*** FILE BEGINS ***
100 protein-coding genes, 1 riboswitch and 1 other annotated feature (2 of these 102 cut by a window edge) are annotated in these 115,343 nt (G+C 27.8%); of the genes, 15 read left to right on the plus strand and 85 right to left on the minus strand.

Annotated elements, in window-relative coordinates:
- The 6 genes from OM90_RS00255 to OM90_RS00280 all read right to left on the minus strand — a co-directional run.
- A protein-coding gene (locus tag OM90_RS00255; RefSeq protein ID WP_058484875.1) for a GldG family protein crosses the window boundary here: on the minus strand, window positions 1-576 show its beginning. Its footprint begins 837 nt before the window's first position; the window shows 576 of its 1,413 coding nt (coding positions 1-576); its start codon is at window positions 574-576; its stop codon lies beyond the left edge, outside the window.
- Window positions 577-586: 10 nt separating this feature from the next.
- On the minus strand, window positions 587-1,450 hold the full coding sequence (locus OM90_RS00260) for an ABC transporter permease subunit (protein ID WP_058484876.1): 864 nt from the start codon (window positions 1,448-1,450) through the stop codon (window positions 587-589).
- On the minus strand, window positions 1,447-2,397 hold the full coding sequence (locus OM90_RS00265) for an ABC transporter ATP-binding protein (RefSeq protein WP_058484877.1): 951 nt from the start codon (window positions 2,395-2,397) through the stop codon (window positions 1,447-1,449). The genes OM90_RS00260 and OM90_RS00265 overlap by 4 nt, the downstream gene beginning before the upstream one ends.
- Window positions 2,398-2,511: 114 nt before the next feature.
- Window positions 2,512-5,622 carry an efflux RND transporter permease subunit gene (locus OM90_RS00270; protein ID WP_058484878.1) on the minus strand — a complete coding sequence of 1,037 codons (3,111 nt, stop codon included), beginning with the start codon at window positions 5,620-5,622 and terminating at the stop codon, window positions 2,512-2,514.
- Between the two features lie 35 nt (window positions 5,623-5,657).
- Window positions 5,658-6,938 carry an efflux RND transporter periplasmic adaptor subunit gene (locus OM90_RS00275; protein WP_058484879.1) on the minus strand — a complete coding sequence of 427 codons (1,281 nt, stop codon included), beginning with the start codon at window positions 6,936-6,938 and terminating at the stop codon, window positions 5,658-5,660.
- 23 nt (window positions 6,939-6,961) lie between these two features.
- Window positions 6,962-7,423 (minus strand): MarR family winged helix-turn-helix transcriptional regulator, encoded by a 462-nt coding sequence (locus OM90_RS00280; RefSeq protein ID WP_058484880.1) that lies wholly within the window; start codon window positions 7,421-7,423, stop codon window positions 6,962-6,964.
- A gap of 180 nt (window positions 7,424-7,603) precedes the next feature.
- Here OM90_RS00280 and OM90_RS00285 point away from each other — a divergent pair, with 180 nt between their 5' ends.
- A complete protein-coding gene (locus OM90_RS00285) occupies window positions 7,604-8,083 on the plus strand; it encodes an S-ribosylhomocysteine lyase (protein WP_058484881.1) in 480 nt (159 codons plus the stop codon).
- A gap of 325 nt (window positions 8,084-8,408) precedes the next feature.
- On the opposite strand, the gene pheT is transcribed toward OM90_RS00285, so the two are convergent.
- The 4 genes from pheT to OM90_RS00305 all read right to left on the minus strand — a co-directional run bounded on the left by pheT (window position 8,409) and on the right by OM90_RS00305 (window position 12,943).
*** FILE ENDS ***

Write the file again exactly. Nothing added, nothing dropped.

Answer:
100 protein-coding genes, 1 riboswitch and 1 other annotated feature (2 of these 102 cut by a window edge) are annotated in these 115,343 nt (G+C 27.8%); of the genes, 15 read left to right on the plus strand and 85 right to left on the minus strand.

Annotated elements, in window-relative coordinates:
- The 6 genes from OM90_RS00255 to OM90_RS00280 all read right to left on the minus strand — a co-directional run.
- A protein-coding gene (locus tag OM90_RS00255; RefSeq protein ID WP_058484875.1) for a GldG family protein crosses the window boundary here: on the minus strand, window positions 1-576 show its beginning. Its footprint begins 837 nt before the window's first position; the window shows 576 of its 1,413 coding nt (coding positions 1-576); its start codon is at window positions 574-576; its stop codon lies beyond the left edge, outside the window.
- Window positions 577-586: 10 nt separating this feature from the next.
- On the minus strand, window positions 587-1,450 hold the full coding sequence (locus OM90_RS00260) for an ABC transporter permease subunit (protein ID WP_058484876.1): 864 nt from the start codon (window positions 1,448-1,450) through the stop codon (window positions 587-589).
- On the minus strand, window positions 1,447-2,397 hold the full coding sequence (locus OM90_RS00265) for an ABC transporter ATP-binding protein (RefSeq protein WP_058484877.1): 951 nt from the start codon (window positions 2,395-2,397) through the stop codon (window positions 1,447-1,449). The genes OM90_RS00260 and OM90_RS00265 overlap by 4 nt, the downstream gene beginning before the upstream one ends.
- Window positions 2,398-2,511: 114 nt before the next feature.
- Window positions 2,512-5,622 carry an efflux RND transporter permease subunit gene (locus OM90_RS00270; protein ID WP_058484878.1) on the minus strand — a complete coding sequence of 1,037 codons (3,111 nt, stop codon included), beginning with the start codon at window positions 5,620-5,622 and terminating at the stop codon, window positions 2,512-2,514.
- Between the two features lie 35 nt (window positions 5,623-5,657).
- Window positions 5,658-6,938 carry an efflux RND transporter periplasmic adaptor subunit gene (locus OM90_RS00275; protein WP_058484879.1) on the minus strand — a complete coding sequence of 427 codons (1,281 nt, stop codon included), beginning with the start codon at window positions 6,936-6,938 and terminating at the stop codon, window positions 5,658-5,660.
- 23 nt (window positions 6,939-6,961) lie between these two features.
- Window positions 6,962-7,423 (minus strand): MarR family winged helix-turn-helix transcriptional regulator, encoded by a 462-nt coding sequence (locus OM90_RS00280; RefSeq protein ID WP_058484880.1) that lies wholly within the window; start codon window positions 7,421-7,423, stop codon window positions 6,962-6,964.
- A gap of 180 nt (window positions 7,424-7,603) precedes the next feature.
- Here OM90_RS00280 and OM90_RS00285 point away from each other — a divergent pair, with 180 nt between their 5' ends.
- A complete protein-coding gene (locus OM90_RS00285) occupies window positions 7,604-8,083 on the plus strand; it encodes an S-ribosylhomocysteine lyase (protein WP_058484881.1) in 480 nt (159 codons plus the stop codon).
- A gap of 325 nt (window positions 8,084-8,408) precedes the next feature.
- On the opposite strand, the gene pheT is transcribed toward OM90_RS00285, so the two are convergent.
- The 4 genes from pheT to OM90_RS00305 all read right to left on the minus strand — a co-directional run bounded on the left by pheT (window position 8,409) and on the right by OM90_RS00305 (window position 12,943).